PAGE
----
FIRST IN A SERIES.
I can honestly say I saw it coming. Last year watching my daughter during her recreational dance recital was when I realized that she was getting good as a dancer. Her timing was on, she had great expression, she knew the routine inside and out. It looked natural, not forced and not boring, she was into it. It was good, really good. At that moment I leaned toward my husband and said, “she’s ready for the next level of dance.” To which he replied, “I agree, what is the next level?” And without making any eye contact I replied, “competition dance.”
Maybe because of all the stories I’d heard or the amount of time and commitment I knew it took but I had been apprehensive (until then) about getting my daughter involved with competition dance. I didn’t want her getting overwhelmed or feeling she wasn’t good enough. You know, start comparing herself to other girls. At this point in her life, she’s going on 10 years old, finishing fourth grade and having fun. I didn’t want her having to deal with such stress at such a young age.
Over the summer, everything changed.
It happened while we were at her allergist appointment. Her doctor’s daughter goes to the same dance studio that my daughter goes to. We had started talking about what dance class she takes, how often she dances blah blah blah. That’s when her doctor mentioned how her daughter had been in competition dance in a pom line. Side note: pom team = dancing to a routine with pom poms. Her doctor continued sharing how much fun her daughter has and how much she loved being on the pom team along with all of the friends she’s made along the way.
That was all my daughter needed to hear.
I immediately could see her wheels spinning. She looked across the doctors office at me, and said, “Mom, can I try pom too?” As much as I wanted to tell her to run the other way, I told her that we would talk about it. I wanted her to know the difference between recreational dance and competition dance. It needed to be made clear this type of dance was a serious commitment. She couldn’t be “too tired” to dance or wasn’t “in the mood.” Competition dance is a financial investment, a serious commitment on her end as well as our end. I had to make sure she understood that.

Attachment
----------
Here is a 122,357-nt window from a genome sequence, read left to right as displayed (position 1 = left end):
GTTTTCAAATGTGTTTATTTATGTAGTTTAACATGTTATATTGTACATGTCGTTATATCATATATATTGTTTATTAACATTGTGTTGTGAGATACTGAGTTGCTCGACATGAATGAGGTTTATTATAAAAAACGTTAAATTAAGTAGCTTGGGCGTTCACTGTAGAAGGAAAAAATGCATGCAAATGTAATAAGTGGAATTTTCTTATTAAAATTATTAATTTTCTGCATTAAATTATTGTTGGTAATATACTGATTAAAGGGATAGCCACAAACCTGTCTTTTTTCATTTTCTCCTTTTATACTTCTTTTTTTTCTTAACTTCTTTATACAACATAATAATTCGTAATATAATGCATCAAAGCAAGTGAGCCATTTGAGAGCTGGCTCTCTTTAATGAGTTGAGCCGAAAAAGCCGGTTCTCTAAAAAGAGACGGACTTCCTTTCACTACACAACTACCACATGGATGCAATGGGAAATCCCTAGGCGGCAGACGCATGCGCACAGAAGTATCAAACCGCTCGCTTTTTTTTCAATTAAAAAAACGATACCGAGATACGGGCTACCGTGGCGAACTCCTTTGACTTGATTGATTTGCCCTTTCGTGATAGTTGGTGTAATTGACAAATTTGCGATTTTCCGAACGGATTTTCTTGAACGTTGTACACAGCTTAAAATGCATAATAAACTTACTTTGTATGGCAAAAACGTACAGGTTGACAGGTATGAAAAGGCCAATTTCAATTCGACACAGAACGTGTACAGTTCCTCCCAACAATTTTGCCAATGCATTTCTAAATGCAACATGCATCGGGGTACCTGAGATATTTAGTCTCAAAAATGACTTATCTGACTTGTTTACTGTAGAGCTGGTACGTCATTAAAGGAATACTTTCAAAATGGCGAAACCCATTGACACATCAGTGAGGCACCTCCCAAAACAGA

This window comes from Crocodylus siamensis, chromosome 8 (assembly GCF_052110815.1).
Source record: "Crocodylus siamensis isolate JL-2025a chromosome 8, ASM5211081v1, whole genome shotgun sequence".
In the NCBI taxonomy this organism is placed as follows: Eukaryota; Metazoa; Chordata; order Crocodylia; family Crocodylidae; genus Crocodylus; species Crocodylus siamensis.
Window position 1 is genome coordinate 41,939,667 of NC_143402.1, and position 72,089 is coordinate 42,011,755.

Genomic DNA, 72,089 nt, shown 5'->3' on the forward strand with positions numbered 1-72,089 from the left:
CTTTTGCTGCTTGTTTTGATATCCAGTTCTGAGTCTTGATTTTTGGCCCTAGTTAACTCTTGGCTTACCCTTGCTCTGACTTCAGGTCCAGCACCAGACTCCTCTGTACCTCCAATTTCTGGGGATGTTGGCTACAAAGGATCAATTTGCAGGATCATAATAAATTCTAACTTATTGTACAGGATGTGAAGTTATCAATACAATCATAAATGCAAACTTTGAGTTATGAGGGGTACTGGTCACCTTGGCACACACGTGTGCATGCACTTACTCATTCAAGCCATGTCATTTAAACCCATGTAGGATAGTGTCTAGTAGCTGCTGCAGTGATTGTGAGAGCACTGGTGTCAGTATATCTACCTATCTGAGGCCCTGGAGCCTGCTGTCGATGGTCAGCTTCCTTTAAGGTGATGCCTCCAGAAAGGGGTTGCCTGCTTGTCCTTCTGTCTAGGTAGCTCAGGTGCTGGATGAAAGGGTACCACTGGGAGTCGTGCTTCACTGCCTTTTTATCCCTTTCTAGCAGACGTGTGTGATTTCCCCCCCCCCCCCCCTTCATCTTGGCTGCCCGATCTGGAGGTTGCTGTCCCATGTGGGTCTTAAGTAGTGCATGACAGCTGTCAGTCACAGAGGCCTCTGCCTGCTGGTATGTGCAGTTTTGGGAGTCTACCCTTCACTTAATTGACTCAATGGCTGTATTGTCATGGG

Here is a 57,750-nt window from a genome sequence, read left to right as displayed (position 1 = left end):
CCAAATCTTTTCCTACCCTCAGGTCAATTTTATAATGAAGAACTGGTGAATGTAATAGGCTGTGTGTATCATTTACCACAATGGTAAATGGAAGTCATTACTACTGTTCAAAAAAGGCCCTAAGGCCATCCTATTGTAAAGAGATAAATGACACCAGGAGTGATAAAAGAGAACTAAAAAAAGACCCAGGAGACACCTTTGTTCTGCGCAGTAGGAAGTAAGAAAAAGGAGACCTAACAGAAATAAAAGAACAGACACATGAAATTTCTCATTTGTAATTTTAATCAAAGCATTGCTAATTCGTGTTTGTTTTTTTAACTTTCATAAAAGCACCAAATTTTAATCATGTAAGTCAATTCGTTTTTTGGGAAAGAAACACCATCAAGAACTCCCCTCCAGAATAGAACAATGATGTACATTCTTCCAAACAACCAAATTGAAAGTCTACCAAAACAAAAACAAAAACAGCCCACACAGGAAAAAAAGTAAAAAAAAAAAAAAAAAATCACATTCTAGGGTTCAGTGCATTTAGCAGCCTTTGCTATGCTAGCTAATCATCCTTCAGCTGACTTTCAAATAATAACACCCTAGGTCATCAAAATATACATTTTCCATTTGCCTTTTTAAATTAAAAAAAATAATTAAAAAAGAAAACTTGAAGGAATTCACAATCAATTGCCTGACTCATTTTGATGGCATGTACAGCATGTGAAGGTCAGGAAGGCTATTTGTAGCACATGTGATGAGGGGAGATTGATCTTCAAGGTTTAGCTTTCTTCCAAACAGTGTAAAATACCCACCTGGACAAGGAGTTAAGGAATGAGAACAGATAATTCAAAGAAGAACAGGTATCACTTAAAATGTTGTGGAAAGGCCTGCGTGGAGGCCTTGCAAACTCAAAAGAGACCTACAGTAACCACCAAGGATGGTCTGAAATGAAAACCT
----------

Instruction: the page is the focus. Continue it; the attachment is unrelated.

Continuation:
We never looked back.
That day we went straight from the doctor appointment to the dance studio. I asked, “How do we go about getting into competition dance?” Anyone interested in being on a competition dance line needed to try out. Try out! I thought, “oh my gosh how will this go, can she handle this?” The good news was each dance line try out has what is is called “pre-audition classes.” This is two weeks worth of learning the actual tryout dance and to also learn what was expected of them as competition pom dancers.
That was when dance took on a whole new meaning.
Pulling up my calendar on my phone I found that the date the practices were starting was the same week as the start of school. I thought, “fabulous, her first day at a new school (I’ll cover this later) then straight to pre-audition dance class!” I looked at her (my daughter) and said, “are you going to be alright with this?” She said, “mom, I’m going to be fine!” I knew better, that is why we are the parent, we know better… right? Or was I just kidding myself?
I was in for it, I just knew it.
In the back of my mind I was feeling that Monday was going to be tough for her, I had no idea!